By Age 6, Your Daughter Already Thinks Boys Are Smarter
We all want our daughters to grow up believing they're capable of doing anything and everything, whether their interests lie in STEM (science, technology, engineering, and mathematics), the arts, medicine, sports ... well, you get the idea -- anything and everything that boys can do (and maybe even some things they can't!). But a new study shows that by the tender age of 6, girls already believe that boys are more likely to be "really, really smart" -- even though at the age of 5, girls still associate brilliance with their own gender. 




Published in the journal Science, the study used a variety of tests on 400 children of both sexes to determine their attitudes about gender. In one experiment, researchers told the kids a story about someone who was "really, really smart," being sure not to give away any hints about that person's gender.

After the story, the kids were asked to look at pictures of four adults (two men and two women) and choose the person they thought the story was about. At 5, both boys and girls picked out characters of their own gender. But among the 6-year-olds, the results were drastically different -- both boys and girls identified the male characters as smart.

Even more upsetting (if that's possible): When asked to engage in activities designed for "really, really smart kids," at the ages of 6 and 7, the girls declined (whereas at 5, they were still interested). So not only are girls this young harboring self-defeating beliefs, but these beliefs are also already affecting their behavior. (It's okay, you can go ahead and bang your head against the wall in frustration right about now.)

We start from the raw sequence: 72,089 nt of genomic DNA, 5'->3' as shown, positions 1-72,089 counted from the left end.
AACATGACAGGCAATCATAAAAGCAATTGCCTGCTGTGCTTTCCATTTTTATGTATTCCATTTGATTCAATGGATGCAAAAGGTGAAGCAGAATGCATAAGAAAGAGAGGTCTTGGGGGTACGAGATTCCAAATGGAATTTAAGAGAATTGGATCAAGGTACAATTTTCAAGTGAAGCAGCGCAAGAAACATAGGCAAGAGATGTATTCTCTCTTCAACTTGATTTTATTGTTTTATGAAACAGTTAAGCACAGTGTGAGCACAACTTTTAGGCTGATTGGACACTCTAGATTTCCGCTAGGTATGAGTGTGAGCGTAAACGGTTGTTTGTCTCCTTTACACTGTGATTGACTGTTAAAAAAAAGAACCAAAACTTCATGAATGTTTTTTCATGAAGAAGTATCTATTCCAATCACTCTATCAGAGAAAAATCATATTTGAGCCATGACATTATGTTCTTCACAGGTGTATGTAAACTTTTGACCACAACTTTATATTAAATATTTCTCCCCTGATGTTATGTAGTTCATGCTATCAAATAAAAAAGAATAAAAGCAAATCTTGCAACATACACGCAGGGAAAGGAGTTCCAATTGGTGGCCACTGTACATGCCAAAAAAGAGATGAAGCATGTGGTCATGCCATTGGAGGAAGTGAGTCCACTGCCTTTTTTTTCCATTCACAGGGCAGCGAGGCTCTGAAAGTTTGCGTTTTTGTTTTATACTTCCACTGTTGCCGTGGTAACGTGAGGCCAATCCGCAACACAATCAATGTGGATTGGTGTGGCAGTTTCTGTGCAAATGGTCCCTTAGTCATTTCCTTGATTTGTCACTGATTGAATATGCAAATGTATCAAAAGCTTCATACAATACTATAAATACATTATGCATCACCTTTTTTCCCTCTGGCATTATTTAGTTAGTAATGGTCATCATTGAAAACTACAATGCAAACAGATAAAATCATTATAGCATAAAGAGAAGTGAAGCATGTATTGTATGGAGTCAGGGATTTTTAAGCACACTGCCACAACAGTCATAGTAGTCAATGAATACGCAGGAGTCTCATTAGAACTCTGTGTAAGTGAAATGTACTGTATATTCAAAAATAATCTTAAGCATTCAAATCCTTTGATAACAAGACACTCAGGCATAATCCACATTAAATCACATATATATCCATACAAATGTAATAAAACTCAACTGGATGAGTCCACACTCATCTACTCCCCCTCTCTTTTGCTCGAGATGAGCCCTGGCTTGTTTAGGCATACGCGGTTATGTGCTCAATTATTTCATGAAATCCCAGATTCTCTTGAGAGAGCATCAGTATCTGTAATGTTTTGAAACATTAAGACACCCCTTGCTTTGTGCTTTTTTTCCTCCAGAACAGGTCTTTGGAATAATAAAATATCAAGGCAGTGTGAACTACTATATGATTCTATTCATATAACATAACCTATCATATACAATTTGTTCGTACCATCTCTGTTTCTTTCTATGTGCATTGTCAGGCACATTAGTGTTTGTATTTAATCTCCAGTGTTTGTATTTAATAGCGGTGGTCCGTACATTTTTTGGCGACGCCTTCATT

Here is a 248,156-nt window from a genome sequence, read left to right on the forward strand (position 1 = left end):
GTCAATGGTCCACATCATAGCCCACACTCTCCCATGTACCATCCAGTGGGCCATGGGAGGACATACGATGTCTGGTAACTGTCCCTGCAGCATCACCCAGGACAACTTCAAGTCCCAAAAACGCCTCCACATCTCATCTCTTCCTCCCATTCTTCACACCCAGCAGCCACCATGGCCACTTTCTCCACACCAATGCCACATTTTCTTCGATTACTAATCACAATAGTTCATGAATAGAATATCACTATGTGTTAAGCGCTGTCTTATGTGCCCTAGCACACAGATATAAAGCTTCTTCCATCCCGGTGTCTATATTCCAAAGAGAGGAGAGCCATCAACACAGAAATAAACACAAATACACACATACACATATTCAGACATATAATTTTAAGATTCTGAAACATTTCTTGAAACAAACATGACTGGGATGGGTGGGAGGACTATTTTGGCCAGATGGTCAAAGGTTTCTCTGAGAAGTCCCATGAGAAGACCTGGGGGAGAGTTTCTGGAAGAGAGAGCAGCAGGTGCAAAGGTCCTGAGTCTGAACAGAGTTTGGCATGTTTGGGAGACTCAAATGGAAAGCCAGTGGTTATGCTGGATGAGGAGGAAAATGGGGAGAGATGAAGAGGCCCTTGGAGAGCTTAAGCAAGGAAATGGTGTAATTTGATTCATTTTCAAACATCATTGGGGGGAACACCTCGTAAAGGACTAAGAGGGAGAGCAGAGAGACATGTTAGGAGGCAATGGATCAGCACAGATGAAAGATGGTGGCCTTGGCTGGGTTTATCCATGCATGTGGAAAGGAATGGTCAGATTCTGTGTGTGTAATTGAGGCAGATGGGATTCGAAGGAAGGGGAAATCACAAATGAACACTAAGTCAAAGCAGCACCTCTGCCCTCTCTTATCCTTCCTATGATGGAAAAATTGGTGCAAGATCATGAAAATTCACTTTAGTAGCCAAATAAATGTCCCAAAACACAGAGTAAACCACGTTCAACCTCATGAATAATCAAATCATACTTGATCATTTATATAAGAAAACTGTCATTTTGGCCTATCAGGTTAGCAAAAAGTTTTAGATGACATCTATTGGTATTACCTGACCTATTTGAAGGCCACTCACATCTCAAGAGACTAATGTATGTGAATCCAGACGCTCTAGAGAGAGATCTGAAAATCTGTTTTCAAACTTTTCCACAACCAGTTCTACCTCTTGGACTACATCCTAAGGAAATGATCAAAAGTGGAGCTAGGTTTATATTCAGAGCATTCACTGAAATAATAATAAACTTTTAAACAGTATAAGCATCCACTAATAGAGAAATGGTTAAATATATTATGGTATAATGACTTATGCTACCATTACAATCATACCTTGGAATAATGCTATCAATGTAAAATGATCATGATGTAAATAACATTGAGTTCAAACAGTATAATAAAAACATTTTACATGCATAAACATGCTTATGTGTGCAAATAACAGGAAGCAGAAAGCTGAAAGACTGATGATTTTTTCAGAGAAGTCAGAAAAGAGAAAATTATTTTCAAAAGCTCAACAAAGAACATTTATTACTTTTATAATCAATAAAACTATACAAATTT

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As discouraging as these findings are, they're of course not entirely surprising; gender equality -- or the lack thereof -- is clearly an issue that runs shockingly deep in our society. But since 5-year-old girls still seem self-confident, it's also clear that girls don't start out underestimating themselves. Why does this heartbreaking shift occur by age 6, and what can we do as parents to stop it?

"In a study like this, what you see is that kids do seem to have strong beliefs that are very, very related to gender," NYC-based licensed clinical psychologist Dr. Jephtha Tausig-Edwards (otherwise known as Dr. Jeph) tells CafeMom.

"What you don't see are the causes," she adds.

Still, theories abound as to why girls are making this flip at age 6, and the first possible reason probably won't surprise you.

"Certainly a big potential factor might be just the media," says Dr. Jeph, who works extensively with children and teens and is the supervising psychologist for Family & Children's Services of Nantucket.

"It's very often in subtle ways, but even now people are shown in different roles because of their gender or behaving in certain ways because of their gender ... traditionally smart girls in cartoons and comics and movies are portrayed as brainiacs who wear thick spectacles; they're not supposed to be glamorous or desirable or cute," she says. "Who wants to be that person? Even if it's not overt, it's insidious."